Twelve Angry Men

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Although the accused youth never appears as a character on stage, discussion of his actions and motivations drives the play. The youth is referred to as a “kid” by many of the jurors. He grew up in a slum without a mother, and is an immigrant—all facts that color the jurors ideas about him and his guilt. He is accused of stabbing his father to death.

Accused kid Quotes in Twelve Angry Men

The Twelve Angry Men quotes below are all either spoken by Accused kid or refer to Accused kid. For each quote, you can also see the other characters and themes related to it (each theme is indicated by its own dot and icon, like this one:
Reflection of American Society Theme Icon
). Note: all page and citation info for the quotes below refers to the The Dramatic Publishing Company edition of Twelve Angry Men published in 1983.
Act 1 Quotes

Murder in the first degree—premeditated homicide—is the most serious charge tried in our criminal courts. You've heard a long and complex case, gentlemen, and it is now your duty to sit down to try and separate the facts from the fancy. One man is dead. The life of another is at stake. If there is a reasonable doubt in your minds as to the guilt of the accused . . . then you must declare him not guilty. If, however, there is no reasonable doubt, then he must be found guilty. Whichever way you decide, the verdict must be unanimous. I urge you to deliberate honestly and thoughtfully. You are faced with a grave responsibility. Thank you, gentlemen.

Related Characters: Judge (speaker), Accused kid, Murdered father
Page Number: 9
Explanation and Analysis:

The play opens with the judge in a criminal court case summarizing for both audience and jury what is at stake in this case. His words spell out the basic principles of the American legal system: a jury must declare the accused guilty if, and only if, his or her guilt has been proved beyond a reasonable doubt. This passage has the dual effect of setting the scene and introducing a few of the most contentious topics of the play. Broadly, the judge places the play in conversation with the American legal system. The setting of the play is timeless, but the twelve jurors represent a diverse body of Americans intended to present a variety of types of opinions from a variety of types of people, with a variety of types of prejudices and personalities--all in connection to the timeless legal and social issues addressed in the play. 

The topic of this play is justice, but also the way the very human jury thinks about and perceives justice. The judge establishes the jurors' responsibility to be a "grave" one and asks that they "deliberate honestly and thoughtfully." The next several lines of the play show a different reality, as the men complain about the court proceedings and rush the deliberation process. Furthermore, the idea of "reasonable doubt" is highlighted immediately in this opening passage. Reasonable doubt, what it is and what constitutes reasonable doubt in this specific case, will be under debate throughout the play--particularly when reasonable doubt is in the hands of unreasonable humans.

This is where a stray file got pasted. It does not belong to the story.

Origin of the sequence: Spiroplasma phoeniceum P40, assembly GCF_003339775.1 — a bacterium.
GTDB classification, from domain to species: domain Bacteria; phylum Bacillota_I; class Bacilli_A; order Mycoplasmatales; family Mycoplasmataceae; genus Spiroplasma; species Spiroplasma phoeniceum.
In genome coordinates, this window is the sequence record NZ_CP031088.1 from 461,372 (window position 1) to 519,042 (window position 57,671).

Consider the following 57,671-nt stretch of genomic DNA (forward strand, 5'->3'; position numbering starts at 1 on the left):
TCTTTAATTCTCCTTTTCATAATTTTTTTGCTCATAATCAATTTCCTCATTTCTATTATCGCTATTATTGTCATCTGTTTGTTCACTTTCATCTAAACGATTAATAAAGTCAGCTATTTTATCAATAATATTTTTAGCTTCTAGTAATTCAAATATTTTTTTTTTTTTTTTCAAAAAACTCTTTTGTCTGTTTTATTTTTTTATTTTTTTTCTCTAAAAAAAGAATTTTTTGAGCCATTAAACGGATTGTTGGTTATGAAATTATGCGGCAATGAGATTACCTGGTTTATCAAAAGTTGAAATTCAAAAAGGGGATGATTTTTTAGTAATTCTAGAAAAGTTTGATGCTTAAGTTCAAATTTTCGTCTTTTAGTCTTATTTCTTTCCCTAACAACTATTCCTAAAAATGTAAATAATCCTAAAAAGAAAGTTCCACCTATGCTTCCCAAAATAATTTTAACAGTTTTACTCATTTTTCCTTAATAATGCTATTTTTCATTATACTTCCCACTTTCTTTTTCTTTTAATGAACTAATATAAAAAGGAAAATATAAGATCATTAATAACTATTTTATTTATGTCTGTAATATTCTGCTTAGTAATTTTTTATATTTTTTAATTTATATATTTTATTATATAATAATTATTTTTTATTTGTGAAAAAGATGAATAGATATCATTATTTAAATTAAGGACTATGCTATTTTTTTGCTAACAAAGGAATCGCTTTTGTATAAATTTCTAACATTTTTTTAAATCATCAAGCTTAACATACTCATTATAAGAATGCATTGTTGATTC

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Ten: It's tough to figure, isn't it? A kid kills his father. Bing! Just like that. Well, it's the element. They let the kids run wild. Maybe it serves ‘em right.

Related Characters: Ten (speaker), Four , Accused kid, Murdered father
Page Number: 13
Explanation and Analysis:

Early dialogue in the play helps to establish the diverse characters of the twelve jurors. These men differ in age, occupation, experience, background, religion, and (presumably) race. These differences result in a variety of types of prejudices and sympathies, and the play often reveals why certain characters think in certain ways and make certain assumptions. In this passage, juror Ten is already establishing his character and prejudices. Throughout the play, he shows a dislike of the group of people to whom the defendant belongs. It seems that the kid accused of killing his father is poor and grew up in an impoverished neighborhood. His race is never specified, but because Ten groups the accused with people different than himself (a group he belittles and stereotypes, assuming everyone from that group to be the same), it may be that the accused kid belongs to a minority racial group as well (but this all depends on individual staging of the play, of course).